Monday, March 3, 2008

Widget challenges are opportunties

Kudos to Jeremiah Owyang for continuing to ask the difficult questions around the widget/social media economy in his recent post and again today on his panel at the Graphing Social Patterns West conference.

Before getting down to business I just have to ask: Why all the posts with pictures of the hotel and pool? Yes, it's sunny and beautiful here but you can find the same pictures on the hotel website, plus we're all indoors, not at the pool. But I digress.

First, I do agree with many of these challenges as described at a high level - 1) it's a new space and the metrics are not yet established and consistent, it's definitely something I'm working towards on almost a daily basis in order to deliver real long-term value to our brand advertiser clients 2) immature market - by definition given the age of the industry and 3) difficult to monetize - certainly many are finding this challenging.

What I don't agree with:

1) "advertising is not an effective way to monetize in social networks" - while many are failing because the user attention is not there for traditional display or ad sense ads, advertising done as part of the experience and/or entertainment content itself makes sense - and we're seeing not only the adoption but the detailed interaction with these branded widgets. Nobody wants to see a full blown commercial in the middle of watching a movie, but remember what E.T. did for Reese's Pieces. It just has to be executed well.

2) CPI as bastardization. This comment was a bit of a head-scratcher for me. I tend to give users a lot of credit for being rational actors - they use or take what they like, and get rid of what they don't. You can't say on the one hand that there are low barriers to entry, the space is cluttered with clones and there are very few high value widgets, and then say that one of the few effective ways of breaking through that clutter is inappropriate. If users don't like the widget they can say "no thanks" or if they got it wrong then they'll delete it. Over the long term a bad user experience can't be overcome with a CPI strategy. If Jeremiah is simply saying that VC money is funding the promotion of bad apps, I won't argue with that; I'll just say that it can't go on forever and isn't the foundation of a real business.

CPI makes the most sense to me for two reasons: The first is context - the biggest challenge for advertisers (whether brands or app/widget marketers) is reaching people at the right time - reaching widget users at the time they are updating their pages with new content is exactly the right time to present them with additional choices. The second is a bit more difficult to explain, but brand advertisers who are used to CPM buys still want to get those impressions, but they want them on user profile pages, and they want to pay for and receive them over a matter of weeks or months, in conjunction with a broader ad campaign. To get those profile impressions and meet that criteria, they need to secure installs via CPI. Otherwise it's anyone's guess what they'll get. The media has to be accountable, i.e. what you budget for is delivered, in the time period designated.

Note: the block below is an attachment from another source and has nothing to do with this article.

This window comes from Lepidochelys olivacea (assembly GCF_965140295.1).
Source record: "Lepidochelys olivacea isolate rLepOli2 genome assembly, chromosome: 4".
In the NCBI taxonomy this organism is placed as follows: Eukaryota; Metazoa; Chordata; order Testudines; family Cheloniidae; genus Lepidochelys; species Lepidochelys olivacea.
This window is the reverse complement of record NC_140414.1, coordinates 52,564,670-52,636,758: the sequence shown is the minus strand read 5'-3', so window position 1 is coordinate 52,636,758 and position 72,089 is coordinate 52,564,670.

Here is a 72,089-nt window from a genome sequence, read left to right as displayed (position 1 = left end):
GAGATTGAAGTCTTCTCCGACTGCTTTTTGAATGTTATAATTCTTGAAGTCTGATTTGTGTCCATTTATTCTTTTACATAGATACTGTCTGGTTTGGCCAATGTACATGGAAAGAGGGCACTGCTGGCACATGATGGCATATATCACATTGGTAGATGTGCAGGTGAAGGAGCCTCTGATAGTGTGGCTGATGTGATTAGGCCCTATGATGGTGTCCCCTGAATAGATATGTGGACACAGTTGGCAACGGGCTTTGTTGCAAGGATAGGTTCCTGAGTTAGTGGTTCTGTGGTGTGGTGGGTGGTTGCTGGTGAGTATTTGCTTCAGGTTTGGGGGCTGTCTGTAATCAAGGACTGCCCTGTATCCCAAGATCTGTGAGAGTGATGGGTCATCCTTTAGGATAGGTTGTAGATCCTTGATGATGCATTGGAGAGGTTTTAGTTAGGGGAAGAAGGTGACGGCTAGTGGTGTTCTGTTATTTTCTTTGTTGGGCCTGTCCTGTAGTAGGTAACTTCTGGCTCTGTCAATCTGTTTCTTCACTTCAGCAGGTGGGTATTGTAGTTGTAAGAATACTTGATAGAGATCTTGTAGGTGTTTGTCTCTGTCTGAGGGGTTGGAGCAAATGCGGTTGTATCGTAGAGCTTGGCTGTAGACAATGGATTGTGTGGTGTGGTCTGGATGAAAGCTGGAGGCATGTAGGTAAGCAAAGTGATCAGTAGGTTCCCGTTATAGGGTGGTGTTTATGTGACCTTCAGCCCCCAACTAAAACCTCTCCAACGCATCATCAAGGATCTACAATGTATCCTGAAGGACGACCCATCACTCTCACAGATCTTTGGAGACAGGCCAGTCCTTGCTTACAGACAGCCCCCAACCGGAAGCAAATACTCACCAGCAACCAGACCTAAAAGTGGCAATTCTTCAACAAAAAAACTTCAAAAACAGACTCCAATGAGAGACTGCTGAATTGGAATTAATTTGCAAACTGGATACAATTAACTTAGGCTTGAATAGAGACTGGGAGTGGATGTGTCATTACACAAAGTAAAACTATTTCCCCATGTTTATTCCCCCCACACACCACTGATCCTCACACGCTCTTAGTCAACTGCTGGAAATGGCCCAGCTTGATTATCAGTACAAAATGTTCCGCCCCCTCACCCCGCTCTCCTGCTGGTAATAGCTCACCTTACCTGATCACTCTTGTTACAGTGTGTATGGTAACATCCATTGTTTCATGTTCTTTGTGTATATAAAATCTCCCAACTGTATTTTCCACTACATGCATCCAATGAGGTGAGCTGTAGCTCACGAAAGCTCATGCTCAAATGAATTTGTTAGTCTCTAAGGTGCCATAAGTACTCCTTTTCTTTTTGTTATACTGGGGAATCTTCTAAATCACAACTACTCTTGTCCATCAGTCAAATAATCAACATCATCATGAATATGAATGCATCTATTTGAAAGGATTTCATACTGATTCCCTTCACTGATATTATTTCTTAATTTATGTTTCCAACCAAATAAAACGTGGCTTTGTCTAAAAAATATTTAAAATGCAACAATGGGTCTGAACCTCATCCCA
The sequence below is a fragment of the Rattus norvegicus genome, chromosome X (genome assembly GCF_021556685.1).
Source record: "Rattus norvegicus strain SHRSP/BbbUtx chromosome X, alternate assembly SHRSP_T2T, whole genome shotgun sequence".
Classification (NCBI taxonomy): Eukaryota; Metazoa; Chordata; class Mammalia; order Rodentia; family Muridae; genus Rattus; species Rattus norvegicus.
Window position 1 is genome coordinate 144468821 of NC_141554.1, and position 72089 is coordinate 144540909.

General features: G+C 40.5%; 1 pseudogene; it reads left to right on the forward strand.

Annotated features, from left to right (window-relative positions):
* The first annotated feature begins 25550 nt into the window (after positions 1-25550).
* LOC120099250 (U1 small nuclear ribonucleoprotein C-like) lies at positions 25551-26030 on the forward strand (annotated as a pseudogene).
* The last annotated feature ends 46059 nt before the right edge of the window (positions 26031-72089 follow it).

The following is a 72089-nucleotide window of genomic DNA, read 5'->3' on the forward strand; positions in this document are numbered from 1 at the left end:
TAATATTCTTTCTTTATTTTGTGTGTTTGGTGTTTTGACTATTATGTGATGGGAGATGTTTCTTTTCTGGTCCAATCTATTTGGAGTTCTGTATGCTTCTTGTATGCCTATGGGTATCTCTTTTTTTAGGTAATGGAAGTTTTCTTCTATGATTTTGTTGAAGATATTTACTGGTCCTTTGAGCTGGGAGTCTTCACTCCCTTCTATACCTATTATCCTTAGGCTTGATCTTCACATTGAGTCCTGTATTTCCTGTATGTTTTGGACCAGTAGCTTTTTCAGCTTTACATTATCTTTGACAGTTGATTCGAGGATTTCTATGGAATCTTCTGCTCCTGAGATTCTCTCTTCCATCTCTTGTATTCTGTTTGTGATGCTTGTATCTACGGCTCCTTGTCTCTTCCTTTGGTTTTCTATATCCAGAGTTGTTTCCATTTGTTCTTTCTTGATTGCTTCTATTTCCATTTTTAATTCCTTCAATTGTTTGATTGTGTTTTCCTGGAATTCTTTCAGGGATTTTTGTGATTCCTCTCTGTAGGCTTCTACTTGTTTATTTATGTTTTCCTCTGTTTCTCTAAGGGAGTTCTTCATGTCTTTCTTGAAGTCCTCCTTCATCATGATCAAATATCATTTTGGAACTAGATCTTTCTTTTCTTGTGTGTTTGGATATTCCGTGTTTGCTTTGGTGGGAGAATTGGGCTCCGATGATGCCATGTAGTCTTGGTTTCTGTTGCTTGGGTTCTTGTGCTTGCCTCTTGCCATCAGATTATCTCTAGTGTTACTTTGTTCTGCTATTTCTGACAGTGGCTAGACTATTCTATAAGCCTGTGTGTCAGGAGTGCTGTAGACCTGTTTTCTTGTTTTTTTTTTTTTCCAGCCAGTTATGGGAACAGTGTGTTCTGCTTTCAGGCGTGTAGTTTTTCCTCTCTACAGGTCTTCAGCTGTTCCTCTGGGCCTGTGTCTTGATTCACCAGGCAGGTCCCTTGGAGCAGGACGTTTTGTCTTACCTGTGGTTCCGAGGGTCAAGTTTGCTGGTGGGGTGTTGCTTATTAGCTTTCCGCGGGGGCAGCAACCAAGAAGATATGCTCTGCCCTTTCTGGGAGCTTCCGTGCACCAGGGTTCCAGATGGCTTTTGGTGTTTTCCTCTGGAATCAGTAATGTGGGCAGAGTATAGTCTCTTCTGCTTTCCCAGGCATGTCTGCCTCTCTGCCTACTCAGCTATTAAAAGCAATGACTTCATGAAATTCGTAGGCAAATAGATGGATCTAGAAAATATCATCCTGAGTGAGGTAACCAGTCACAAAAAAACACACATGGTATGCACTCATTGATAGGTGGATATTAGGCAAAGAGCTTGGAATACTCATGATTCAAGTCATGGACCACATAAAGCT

3) Low Utility. Jeremiah says: "I’m trying to think of a widget that provides business utility, or one that improves my life other than casual communications or entertainment. Reminiscent of the web in the mid 90s, we’ve yet to see the business value."

I don't disagree there is enormous opportunity in the area of business value, but what drives virality and the enormous popularity of MySpace and Facebook is, as Ari Paparo
so nicely put it, the "make my day" factor. Not the business utility. While I personally, like Jeremiah, love a great new networking or business tool - this misses the point of what the majority of social network users are looking for in the majority of apps and widgets - fun and escape in conjunction with friends.

4) Disposable. I suppose this depends on your point of view - certainly it's more efficient for developers to build an app or widget with staying power - but along the lines of points 1 and 3 above, when it comes to brand advertiser widgets a relatively short life might be entirely appropriate for the campaign objectives, and still represent a really fun and entertaining and valued experience for the person using it. Objectives really are the key here - an advertiser might build a tool for long-term dialog, but something entirely different to drive awareness of a new product - matching the vehicle to the goals is crucial.

Jeremiah, thanks for chatting with me today and asking my honest opinion. I certainly appreciate your insights and perspective. Maybe next year they'll hold the conference in August, by the pool.

No comments: